How I Learned to Network Effectively

By Dennis Field • About a read

Now to be completely honest, I’m not as great of a networker as I wish I was. In fact, I left that conference (like I do many events) wishing I had networked more. I’m great in small crowds, but by nature I’m a tad introverted. However, even though I have room to grow, I do feel like I have learned a few things so far in my career about networking that I would like to share with you all.

The tips that I’m going to share are either from my own experiences, or from observing others. My goal for this lesson is to try to not share tips that are pretty obvious in nature. Such as, “Be sure you have enough business cards.” However, if you want some basic pointers, I’d be happy to help you. Just aks.

My Experience:

I feel like at any networking event, the room is split between those who are networking and those who are spectators standing in awe at the progress of those who are actually networking. I used to lean heavy on the spectators side of the room. The feeling was very similar to gym class in grade school. I would watch all the “cool kids” playing basketball, while I waited and wondered when and if they were going to ever toss me the ball and say, “Come join us!”

"The feeling was very similar to gym class in grade school. I would watch all the “cool kids” playing basketball, while I waited and wondered when and if they were going to ever toss me the ball and say, “Come join us!”

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However, all of the above changed one day when I met a guy named Mark. Mark owned (it has since been purchased) one of the fastest growing interactive firms in the city. He invited Julie and I to his yearly networking event that was to celebrate their successes and to say thanks to all of their clients and partners for the great year. To him this was another great milestone year. For me it was the exact day I had an aha moment regarding my struggles with networking.

Not only did I learn an incredible amount by just observing Mark and his co-founders “work the room,” but I also realized that the reason why I was always a spectator in the room is because I was never taught how to network. My college (and many others) focused a ton on giving me the confidence to present my designs, but they never taught me about networking. So that day I decided to get educated.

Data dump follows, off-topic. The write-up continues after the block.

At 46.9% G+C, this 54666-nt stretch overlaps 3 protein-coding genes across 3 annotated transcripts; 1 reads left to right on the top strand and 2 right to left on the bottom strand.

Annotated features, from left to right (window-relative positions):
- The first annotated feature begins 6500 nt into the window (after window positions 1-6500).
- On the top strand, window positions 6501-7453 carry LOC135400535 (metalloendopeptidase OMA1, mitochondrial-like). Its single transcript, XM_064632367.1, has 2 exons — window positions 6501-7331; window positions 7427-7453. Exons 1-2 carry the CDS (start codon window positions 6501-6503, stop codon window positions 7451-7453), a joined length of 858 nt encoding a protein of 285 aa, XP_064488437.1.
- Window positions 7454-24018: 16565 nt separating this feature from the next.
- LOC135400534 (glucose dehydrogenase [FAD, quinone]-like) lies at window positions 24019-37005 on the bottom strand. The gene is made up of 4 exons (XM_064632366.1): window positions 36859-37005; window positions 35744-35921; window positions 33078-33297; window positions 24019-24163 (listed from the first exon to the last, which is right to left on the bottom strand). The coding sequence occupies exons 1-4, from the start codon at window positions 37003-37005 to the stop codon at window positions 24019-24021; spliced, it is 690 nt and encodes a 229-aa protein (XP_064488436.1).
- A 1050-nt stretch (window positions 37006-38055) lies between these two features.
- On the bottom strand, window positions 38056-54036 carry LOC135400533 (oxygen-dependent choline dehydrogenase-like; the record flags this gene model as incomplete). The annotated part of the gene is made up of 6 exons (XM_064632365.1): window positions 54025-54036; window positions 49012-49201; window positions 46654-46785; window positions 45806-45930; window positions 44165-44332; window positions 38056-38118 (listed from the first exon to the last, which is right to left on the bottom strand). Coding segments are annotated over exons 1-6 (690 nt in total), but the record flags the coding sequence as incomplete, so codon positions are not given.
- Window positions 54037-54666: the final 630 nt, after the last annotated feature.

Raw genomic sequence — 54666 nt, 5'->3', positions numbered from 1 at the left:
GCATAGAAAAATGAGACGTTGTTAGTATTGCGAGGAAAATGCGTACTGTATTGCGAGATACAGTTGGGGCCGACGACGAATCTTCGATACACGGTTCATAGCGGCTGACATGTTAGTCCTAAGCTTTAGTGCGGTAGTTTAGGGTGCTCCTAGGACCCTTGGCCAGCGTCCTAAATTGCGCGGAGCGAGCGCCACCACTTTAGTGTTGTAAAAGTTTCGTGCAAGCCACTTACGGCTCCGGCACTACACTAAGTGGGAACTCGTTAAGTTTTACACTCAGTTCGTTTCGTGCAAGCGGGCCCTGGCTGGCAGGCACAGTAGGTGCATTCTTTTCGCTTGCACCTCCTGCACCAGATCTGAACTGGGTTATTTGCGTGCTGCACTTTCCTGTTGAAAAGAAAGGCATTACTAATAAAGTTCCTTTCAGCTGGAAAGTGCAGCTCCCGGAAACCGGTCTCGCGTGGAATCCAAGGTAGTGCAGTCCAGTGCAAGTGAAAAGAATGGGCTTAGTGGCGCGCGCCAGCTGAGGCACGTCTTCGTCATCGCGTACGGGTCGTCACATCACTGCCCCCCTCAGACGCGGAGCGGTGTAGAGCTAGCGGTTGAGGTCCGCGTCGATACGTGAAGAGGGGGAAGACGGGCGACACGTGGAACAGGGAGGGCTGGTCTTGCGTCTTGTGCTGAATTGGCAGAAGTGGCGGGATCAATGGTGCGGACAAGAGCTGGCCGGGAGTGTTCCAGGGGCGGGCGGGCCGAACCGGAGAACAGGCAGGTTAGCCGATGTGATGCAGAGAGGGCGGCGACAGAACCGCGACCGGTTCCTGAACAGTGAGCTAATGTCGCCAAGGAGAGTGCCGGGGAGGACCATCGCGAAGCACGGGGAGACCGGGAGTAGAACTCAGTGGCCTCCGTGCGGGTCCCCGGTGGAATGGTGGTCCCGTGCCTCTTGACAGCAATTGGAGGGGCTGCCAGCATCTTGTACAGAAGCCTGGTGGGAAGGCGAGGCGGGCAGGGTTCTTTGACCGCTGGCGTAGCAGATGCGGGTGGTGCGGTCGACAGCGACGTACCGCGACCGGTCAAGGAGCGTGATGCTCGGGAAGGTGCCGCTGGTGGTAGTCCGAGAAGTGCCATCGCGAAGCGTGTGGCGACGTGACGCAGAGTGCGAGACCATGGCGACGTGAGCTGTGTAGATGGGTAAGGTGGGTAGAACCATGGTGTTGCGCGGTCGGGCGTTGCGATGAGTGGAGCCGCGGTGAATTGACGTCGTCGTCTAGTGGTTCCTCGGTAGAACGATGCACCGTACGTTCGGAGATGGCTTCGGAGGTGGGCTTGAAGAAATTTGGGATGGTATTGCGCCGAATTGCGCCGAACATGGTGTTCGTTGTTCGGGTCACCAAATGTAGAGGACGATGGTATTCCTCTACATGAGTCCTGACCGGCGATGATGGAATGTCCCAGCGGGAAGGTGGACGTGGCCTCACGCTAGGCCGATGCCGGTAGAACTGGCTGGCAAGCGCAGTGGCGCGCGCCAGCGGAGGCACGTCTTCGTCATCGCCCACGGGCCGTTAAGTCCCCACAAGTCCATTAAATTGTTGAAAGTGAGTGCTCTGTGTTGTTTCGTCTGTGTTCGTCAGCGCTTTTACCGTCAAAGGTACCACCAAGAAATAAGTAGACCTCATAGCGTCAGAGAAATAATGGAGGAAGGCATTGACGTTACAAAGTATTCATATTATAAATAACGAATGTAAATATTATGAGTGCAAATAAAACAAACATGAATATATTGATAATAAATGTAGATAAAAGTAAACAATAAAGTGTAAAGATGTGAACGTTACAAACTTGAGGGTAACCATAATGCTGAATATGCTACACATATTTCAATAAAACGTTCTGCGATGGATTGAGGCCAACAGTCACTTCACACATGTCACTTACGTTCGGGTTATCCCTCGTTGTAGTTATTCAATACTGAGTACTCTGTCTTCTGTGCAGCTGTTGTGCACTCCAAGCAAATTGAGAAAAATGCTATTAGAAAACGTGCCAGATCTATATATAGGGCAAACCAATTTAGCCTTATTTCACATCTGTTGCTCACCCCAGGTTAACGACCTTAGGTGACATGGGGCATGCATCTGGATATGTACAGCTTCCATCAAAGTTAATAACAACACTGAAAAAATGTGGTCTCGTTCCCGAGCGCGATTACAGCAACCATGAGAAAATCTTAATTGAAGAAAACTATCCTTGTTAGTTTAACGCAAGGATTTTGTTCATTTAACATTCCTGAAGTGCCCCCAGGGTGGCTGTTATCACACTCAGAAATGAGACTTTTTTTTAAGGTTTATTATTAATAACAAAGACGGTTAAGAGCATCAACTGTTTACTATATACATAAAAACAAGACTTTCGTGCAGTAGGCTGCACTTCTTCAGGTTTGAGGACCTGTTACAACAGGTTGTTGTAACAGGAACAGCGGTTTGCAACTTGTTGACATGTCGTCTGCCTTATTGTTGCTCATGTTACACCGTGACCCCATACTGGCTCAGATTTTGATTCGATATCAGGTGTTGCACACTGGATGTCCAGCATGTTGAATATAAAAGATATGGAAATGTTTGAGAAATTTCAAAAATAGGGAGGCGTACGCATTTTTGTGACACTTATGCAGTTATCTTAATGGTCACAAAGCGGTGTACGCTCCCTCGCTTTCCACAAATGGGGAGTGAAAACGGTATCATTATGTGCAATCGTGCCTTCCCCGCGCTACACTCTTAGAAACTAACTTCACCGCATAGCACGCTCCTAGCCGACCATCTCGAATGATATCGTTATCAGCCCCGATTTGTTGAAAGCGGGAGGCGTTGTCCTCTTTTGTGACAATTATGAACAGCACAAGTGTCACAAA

I began by just watching. Mark had on a white suite coat, which I am sure he was wearing purposefully in order to stand out in the crowd. As I watched, I quickly realized that the difference between me and Mark was that Mark had a clear purpose and set of goals for being at this event. Yes, he was throwing the event (which I learned later, his partner was doing most of the hosting duties), but he clearly had a game plan. He didn't just show up and say, “Okay I’ve got to go network a little.” He came prepared. I’ve since learned that whenever I come prepared for an event I’m more confident. What generally makes someone nervous, is not knowing what to expect. For most, that will lead to them retreating inward, in search of familiarity. I am no different.

As the night went on, I noticed many differences in the way Mark handles himself at an event, verses myself. Beyond just Mark’s professionalism when he would meet people, I found out that Mark was not networking for himself. Mark was networking for everyone in the room. What looked at first like him getting to know people, was actually him connecting people with one another. Or sharing his contacts and knowledge with those who were interested in knowing more. You may be asking why does this matter? Well, what I have found with many great networkers is that they never really go to networking events focused completely on themselves. They go to them also thinking about their network and with the intent to help others in the room. This in turn will create a desire to meet new people and build trust and credibility as they have conversations with those new faces. 

"Don't networking for yourself. Try networking for everyone in the room."

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The other thing that I noticed about Mark, was that he was never without a drink in his hand, nor was he ever shy about asking to buy a drink for someone else. Now don’t take this the wrong way, Mark was not drunk, he was simply taking the edge off. Sure, you can go too far and drink one too many beers and leave a bad impression, but most of us can handle a drink or two. We’re talking just enough to take the edge off and loosen up to focus on having a good time not on the work left at the office.

Now, we all have our own “Mark’s” that we can relate to, so whenever you experience yourself falling into that role of spectator I’d ask yourself, “What would 'Mark' do?” I hope these tips below are beneficial to your growth as a networker, and please remember, it takes time and practice. The more events you go to the better you will become.

What I’ve Learned about Networking:

  • Do some work ahead of time: To ease the awkwardness of networking, try to get a better idea on who will be attending the event. By shooting out a tweet on twitter or reviewing the event page on Meetup or Eventbrite, you can easily find out who will be attending the event. Doing this will help you research some of the attendees and prepare some discussions. Beyond that, you can begin making some early introductions ahead of time via Twitter, which you can then carry that momentum over to the event.
     
  • Bring a pen and a sheet of paper: In the age of technology, this is something that I think can be overlooked, but never forget a pen and a simple sheet of paper. At any networking event, you’ll have names flying around all night. Using pen and paper is far more easier and less invasive then you grabbing your phone while in mid conversation. 
     
  • Have a drink or two: Having a drink at a networking event is a great way to take the edge off. Everyone is a tad uptight at first, so by having one or two drinks, it will really loosen the mood and make conversing with “strangers” a bit easier.